Strong, Healthy Women Interview Series: Ayesha Hilton
- Created: 10 January 2020 10 January 2020
Ayesha Hilton is a biz bestie mentor to women around the world. She is passionate about supporting women doing their soul work and making a great income – without sacrificing wellbeing and relationships. She runs the Blossom Success Academy, a mentoring and community for soulpreneurs. Ayesha is also an Amazon best-selling author and has written a number of books, created journals and colouring books.
Find inspiration as we talk to Ayesha Hilton in our #StrongHealthyWomen interview.
Hi Ayesha! Thank you for being part of the Health and Fitness Travel, Strong, Healthy Women Interview Series, where we are shining a light on the importance of self-care, not as an indulgence but a necessity to reduce stress and general health issues.
Is there such a thing as a typical day for you and what does that look like?
A typical work day means getting woken up at the crack of dawn by my 8-year-old son and then trying to wake my teenage daughter.
I like to journal first thing before I get out of bed and sometimes my son journals with me. Once I’m up, I have a drink of warm water with lemon (I usually fast until lunch time). Then I get the kids organised for school and drop the them off.
If have time and the weather is suitable, I go for a nice walk in nature. I have several regular walks I like to do near my house. I used to listen to podcasts, but now I just allow myself to think and be. This has helped me create more spaciousness, to be fully present and not be in a constant state of distraction.
Once I am home, make a cup of green tea, light my oil burner and a candle and start my work day.
Can you share a time when you felt your well-being was challenged in the past and what did you do to overcome it?
My well-being and health were challenged when my teenage daughter was seriously unwell for months and months. I lived in a state of constant stress and hyper-vigilance. I gained weight, I didn’t exercise, I didn’t sleep well, and I felt tearful most of the time. There was a sense of hopelessness that I had experienced before in my life and that was scary. I didn’t know how I would get through it.
During that time, I sought as much support as I could. One of my strengths is being able to ask for help. I knew I was near breaking point and I was honest with the people in my life. I saw a counsellor every week. I stepped back from work and prioritised myself and my child. My current partner, my ex-husband, and my friends rallied around me to support me.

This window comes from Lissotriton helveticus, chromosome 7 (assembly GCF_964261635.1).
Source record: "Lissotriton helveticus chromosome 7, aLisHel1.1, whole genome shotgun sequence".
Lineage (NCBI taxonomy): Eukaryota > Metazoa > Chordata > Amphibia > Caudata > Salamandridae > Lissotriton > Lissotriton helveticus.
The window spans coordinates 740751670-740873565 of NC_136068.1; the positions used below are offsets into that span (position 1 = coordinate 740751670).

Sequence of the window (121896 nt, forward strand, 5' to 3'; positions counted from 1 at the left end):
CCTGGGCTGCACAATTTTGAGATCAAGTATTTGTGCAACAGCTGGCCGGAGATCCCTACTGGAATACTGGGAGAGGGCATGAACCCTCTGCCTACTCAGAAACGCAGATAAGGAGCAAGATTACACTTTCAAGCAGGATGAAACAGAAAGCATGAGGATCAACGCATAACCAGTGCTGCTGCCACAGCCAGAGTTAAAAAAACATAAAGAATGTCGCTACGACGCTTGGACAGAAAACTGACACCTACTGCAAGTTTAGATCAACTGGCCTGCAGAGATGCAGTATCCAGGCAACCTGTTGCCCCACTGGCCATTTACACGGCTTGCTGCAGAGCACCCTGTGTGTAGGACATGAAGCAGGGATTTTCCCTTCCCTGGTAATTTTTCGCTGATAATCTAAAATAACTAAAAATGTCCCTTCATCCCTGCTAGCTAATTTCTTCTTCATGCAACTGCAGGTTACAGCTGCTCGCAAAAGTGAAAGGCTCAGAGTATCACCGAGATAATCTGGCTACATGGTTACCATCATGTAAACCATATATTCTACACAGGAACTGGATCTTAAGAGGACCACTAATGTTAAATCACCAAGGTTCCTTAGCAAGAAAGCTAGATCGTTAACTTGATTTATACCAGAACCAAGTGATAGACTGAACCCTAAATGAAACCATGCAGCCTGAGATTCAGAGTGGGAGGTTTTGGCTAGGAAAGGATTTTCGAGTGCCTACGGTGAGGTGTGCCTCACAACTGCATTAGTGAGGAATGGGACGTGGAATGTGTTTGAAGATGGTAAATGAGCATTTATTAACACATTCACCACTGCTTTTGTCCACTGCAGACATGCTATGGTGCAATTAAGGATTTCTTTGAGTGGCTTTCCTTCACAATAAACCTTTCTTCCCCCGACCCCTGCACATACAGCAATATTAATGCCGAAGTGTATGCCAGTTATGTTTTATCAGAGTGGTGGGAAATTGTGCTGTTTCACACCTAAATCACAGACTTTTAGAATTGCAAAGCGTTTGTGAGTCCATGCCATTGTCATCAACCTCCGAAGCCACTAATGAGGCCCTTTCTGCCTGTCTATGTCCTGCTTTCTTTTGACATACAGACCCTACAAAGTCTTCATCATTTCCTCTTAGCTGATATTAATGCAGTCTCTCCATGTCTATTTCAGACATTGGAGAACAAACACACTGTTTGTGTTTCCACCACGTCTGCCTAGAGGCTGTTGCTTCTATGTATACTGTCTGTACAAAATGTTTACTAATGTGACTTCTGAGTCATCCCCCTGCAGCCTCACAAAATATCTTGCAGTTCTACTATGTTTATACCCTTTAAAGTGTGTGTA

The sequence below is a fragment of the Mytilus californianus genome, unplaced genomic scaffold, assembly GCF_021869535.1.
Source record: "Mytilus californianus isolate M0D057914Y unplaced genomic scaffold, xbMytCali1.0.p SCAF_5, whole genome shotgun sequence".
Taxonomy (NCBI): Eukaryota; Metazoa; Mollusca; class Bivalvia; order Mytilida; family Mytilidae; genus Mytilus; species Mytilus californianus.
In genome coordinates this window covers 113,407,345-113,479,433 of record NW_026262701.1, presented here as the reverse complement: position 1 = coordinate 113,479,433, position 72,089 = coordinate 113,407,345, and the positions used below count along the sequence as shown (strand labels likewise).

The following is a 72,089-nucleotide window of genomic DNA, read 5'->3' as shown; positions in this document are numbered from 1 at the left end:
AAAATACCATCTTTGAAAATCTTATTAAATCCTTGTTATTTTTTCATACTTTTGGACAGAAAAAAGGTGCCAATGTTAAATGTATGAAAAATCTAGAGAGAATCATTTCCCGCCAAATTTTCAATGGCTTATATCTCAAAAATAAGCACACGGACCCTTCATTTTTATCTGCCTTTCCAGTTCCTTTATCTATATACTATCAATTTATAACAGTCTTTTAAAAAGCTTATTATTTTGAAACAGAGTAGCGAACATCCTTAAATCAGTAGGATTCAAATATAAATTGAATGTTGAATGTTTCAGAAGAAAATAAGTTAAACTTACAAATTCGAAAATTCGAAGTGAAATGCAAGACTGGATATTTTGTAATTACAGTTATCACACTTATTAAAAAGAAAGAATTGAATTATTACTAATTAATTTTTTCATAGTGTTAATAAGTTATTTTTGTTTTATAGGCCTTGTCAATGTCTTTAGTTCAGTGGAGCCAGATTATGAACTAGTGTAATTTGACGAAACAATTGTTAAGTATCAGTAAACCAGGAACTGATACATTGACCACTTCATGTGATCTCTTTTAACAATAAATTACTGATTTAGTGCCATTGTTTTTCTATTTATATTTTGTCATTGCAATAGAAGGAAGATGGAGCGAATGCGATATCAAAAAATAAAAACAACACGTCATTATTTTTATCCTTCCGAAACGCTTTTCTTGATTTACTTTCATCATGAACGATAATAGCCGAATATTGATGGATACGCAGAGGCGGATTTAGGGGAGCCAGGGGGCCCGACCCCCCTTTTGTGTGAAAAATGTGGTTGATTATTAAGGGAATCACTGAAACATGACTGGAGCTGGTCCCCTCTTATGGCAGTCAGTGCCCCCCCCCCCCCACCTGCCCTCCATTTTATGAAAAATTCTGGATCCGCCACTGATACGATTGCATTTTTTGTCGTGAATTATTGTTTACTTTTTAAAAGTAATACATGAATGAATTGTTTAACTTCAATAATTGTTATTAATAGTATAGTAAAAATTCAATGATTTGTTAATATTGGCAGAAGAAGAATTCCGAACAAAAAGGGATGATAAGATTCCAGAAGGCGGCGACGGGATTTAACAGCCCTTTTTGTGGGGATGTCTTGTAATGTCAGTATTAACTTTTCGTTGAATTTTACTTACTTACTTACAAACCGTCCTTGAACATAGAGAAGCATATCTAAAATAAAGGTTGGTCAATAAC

What does 'being healthy' mean to you and how do you keep this at the forefront when life gets unavoidably busy?
When I am not feeling healthy and well resourced, it makes life as an entrepreneur and mother so much harder. I am like the temperature gauge for the whole household. No one is in a good mood if I’m not.
So, I have learnt to prioritise my health and wellbeing. When I am being healthy, I eat good food, I move my body, I express and process my emotions, and I create opportunities for downtime and connection so I can replenish myself.
One of the biggest things I have done is to schedule breaks into my calendar to make sure they are prioritised. I tend to get sucked down the rabbit hole of work and before I know it, I haven’t moved for hours. I often meet my partner for a walk and chat at lunch time. This is a great time to connect with him without my children around and to break up my work day with some movement. As someone who works alone from home, it is also important for my emotional health to meet friends for lunch or cuppa at least once a week.
Have you ever taken a holiday specifically for your well-being? Can you share what the experience was like?
I went on retreat in Hawaii for ten days. This was a big deal and required a lot of organisation and support. My husband (now ex) cared for the children. My son was only three, so it was a challenge to leave him. I missed him most on the flight home, I couldn’t wait to see him. He and his dad met me with a big placard saying, “Welcome Home Mummy.” That is a memory that I treasure.
The retreat was amazing and I got so much out of it. I meditated, swam with dolphins, walked on the beach. As a mother, it was great to have some time to just be with myself. I didn’t have to care for other people or worry about washing and meals. I actually didn’t feel guilty because I knew how much I need this and that it would replenish me.
One of my intentions is to go on a retreat once a year so that I can have time to myself. I love travel and being pampered, so I am keen to create more opportunities for these in my life.
Every woman's idea of self-care is different, please tell us what does self-care mean to you?
Self-care for me is about filling up my cup so that I can enjoy my life. Sometimes, self-care is as simple as having a bath by myself and reading a trashy novel. At other times, it means having firm boundaries and saying no to things that I don’t really want to do. I also have a cleaner – that’s a great act of self-care for me.
I have also found that self-care can be doing something that I have been procrastinating about or putting off, such as decluttering a certain area of the house or doing my tax return. The thought of doing it is distracting to being fully present, so as an act of self-care, I will schedule a time to do that task.
The biggest self-care act I prioritise is guarding my sleep. As someone who has experienced insomnia for much of my life and having a child that gets up around 5:00 am, sleep is sacred to me. I have times where I don’t prioritise sleep because I’m binge watching something on Netflix and I want to find out what happens, and I pay the price the next day. Going to bed at a regular time makes a huge difference to my quality of life and to that of my family.